In 2007, though, North Carolina began allowing voters to register to vote at the same time they participated in early voting, i.e., one-stop voting, thereby eliminating an extra step and barrier to participation. The results? In 2008 almost 66 percent of eligible voters participated in the election and in the 2010 midterm 39 percent participated. Turnout remained high in 2012 with 65 percent participation (pushing us up to 11th out of 50 states).

These are huge increases that represent literally hundreds of thousands of North Carolinians being brought into the political process. So, why on earth would anybody want to change this?

I gotta say, one of my favorite things to do is to be able to bring forward solid Political Science research and apply it to contemporary policy debates.  What we do really does matter.  Even if Republicans choose to ignore (or defund) it.  And again, anybody who cares about democracy should be offended.

Photo of the day

Even though EG is a Republican who somehow refuses to disavow the anti-democratic actions of the NC legislature, she is right that this is a great set of photos of the Pony Swim at Chincoteague:

Ponies swim across the Assateague Channel in a heavy downpour on Wednesday, July 24, 2013 during the 88th Annual Chincoteague Pony Swim. A portion of the herd will be auctioned on Thursday. (AP Photo/Jay Diem, Eastern Shore News)  

I may vote against women, but at least I hire a lot of them

Interesting piece in the NYT about how Mitch McConnell is trying to address head-on potential problems with women voters (e.g., voting against the Lily Ledbetter Fair Pay Act and the Violence Against Women Act) in his Senate re-election race against a young, female challenger.  What I found so amusing is how totally devoid of policy his defense it.  It all seems to boil down to, well, hey, I surround myself with strong women (so what does it matter if I vote against their best interests).  E.g.,

Mr. McConnell’s aides see the situation differently. They not only say that they are eager to defend his record on votes like the one against the Violence Against Women Act — asserting that he supported an even stronger alternative [ed.  riiiiiight] — but also say that a full accounting of his time in Washington will show that he is the candidate who best represents both the men and women of Kentucky.

They say it is impossible to tell the story of Mr. McConnell without talking about the accomplished, powerful women who have always been integral to his life, including his mother, who devoted herself to helping a young Mitch overcome his polio diagnosis; Ms. Chao; and many of his top female staff members.

Pathetic.  It’s practically like saying, I’m not racist, I’ve got lots of Black friends.

Spot-on

My oh my this is really, really good:

Siers cartoon: Education Budget

Yes, race still matters

One of my friends from way back freshman year at Duke has gone on to become a law professor who regularly contributes to the New York Times.  And now the Atlantic.  Not bad.  Anyway, he wrote a great essay on what it’s like to be racially profiled:

Three years ago, on a balmy summer night in Palm Beach, I went for a midnight bike ride. Earlier that day, I presented a paper at a law professor conference at the Breakers Hotel. The whole day and early evening was crammed with intense intellectual schmoozing, so I was glad to have some solitary time to explore the long, narrow island. I hopped on my rented beach bike and headed south and over a bridge…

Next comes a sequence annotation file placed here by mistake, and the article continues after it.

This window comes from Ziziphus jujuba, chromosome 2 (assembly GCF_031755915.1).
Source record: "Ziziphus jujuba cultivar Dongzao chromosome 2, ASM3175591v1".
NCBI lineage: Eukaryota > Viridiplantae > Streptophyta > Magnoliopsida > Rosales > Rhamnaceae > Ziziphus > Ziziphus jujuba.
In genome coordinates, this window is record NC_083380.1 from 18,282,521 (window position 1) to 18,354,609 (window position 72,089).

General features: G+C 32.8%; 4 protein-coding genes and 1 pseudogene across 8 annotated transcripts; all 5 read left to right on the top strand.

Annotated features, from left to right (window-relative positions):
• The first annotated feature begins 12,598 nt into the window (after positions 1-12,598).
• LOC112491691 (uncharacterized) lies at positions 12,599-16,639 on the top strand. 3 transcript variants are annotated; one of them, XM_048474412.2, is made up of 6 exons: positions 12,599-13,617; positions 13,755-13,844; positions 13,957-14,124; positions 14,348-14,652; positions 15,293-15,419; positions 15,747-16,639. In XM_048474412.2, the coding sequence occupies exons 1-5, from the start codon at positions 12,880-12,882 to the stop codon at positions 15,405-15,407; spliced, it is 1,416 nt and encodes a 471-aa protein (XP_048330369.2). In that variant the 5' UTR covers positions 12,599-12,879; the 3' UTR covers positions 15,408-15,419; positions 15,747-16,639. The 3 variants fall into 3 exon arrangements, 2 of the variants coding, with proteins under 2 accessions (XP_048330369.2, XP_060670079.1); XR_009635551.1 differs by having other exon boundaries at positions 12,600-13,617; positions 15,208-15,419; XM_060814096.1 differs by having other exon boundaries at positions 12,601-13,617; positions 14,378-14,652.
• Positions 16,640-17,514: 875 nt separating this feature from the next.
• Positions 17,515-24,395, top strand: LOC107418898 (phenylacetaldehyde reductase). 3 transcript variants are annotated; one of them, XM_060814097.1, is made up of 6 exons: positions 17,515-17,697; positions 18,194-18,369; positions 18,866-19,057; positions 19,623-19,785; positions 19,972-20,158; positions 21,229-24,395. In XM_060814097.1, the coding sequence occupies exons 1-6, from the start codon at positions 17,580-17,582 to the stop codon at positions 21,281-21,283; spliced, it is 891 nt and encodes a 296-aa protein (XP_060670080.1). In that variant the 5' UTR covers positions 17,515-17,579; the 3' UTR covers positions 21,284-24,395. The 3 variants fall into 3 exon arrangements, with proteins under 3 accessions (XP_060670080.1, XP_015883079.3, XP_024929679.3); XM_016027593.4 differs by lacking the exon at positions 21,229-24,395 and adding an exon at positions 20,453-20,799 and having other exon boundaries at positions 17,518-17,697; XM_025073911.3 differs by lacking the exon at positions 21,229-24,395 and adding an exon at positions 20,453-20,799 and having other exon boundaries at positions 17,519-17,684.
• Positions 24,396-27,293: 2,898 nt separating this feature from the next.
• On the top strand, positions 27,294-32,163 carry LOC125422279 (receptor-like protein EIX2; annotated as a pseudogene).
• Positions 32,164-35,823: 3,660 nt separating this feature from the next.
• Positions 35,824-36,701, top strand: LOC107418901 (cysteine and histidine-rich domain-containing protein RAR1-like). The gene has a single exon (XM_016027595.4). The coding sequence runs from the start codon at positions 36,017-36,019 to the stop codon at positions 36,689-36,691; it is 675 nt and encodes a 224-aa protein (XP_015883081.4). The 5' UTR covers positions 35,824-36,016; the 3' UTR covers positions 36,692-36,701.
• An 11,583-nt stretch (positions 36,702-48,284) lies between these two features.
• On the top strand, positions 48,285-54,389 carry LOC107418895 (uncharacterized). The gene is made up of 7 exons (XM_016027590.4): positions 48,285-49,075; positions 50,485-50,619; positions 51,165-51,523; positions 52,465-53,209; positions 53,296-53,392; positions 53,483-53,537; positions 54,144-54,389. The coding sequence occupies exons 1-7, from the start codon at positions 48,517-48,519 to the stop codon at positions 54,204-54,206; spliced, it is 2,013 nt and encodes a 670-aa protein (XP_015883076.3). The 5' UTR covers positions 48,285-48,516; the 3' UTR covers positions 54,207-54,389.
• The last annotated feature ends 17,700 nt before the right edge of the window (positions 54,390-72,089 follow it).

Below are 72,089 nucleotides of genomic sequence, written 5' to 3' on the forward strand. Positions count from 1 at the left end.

Americans love to say “it’s not about race.” Unless there is a cross burning and people wearing “I’m racist” t-shirts, it has to be about something else. Complaining minorities, so the refrain goes, have chips on their shoulders.

I told him that I had been stopped twice in a matter of minutes, within .25 miles of each other, with a total of three cars, for being suspected of burglary while on a bicycle. Then I politely ask him to call his colleague who had stopped me only 3 minutes before — albeit on the other side of the bridge — to send out an APB that there was a dark bicyclist on Palm Beach. He said that was unnecessary.

Nothing violent happened. But this incident showed me something about bias and perception. Though it’s common to hear race described as just one “factor” in profiling, it’s a factor that seems to outweigh all others: age, education, class, occupation, and just plain common sense–remember, rental bike. It’s utterly exasperating to realize that how hard you work, how much money you have, where you went to school, who your friends are mean nothing at crucial times. The values of colorblindness and merit–which conservatives, including black conservatives, rely on in other race-based debates, for example those about affirmative action–wouldn’t even save Clarence Thomas on the street in these moments: Cabs will pass, police will stop, and as we painfully know, neighbors will shoot.

After sharing this on FB, it inspired a great rant from Big Steve:

I am not saying that if you deny that race matters that it makes you a racist.  It just makes you so deeply ignorant and in denial that you pretty much lose all credibility.Race just simply matters in the U.S., just as other ethnic divides matter in other countries.  Slavery is the foundational sin of the US and it still has heaps of consequences to this very day.  Obama’s talk last week was so simple but so powerful because he was the first President to be able to articulate the difficulties of being black in America.  And some on the right crapped all over it as being divisive.  Um, #voterfraudfraud is f***ing [ed. my edit] divisive.  A President saying that folks of different races have different experiences is common sense and basic social science.

There has been tremendous progress made, so much so that people can claim that race does not matter.  But we are not there yet, not even close to there yet.  I have no patience for anyone who says otherwise.  What to do about it?  We can argue about that.  We can disagree on whether government has a role in addressing the inequalities that the history of US racial relations has fostered.  We can disagree on how to fight crime in ways that do not discriminate against minorities.  But, dammit, we simply should not disagree that race matters.  Of course it does.

Ummm.  Yeah.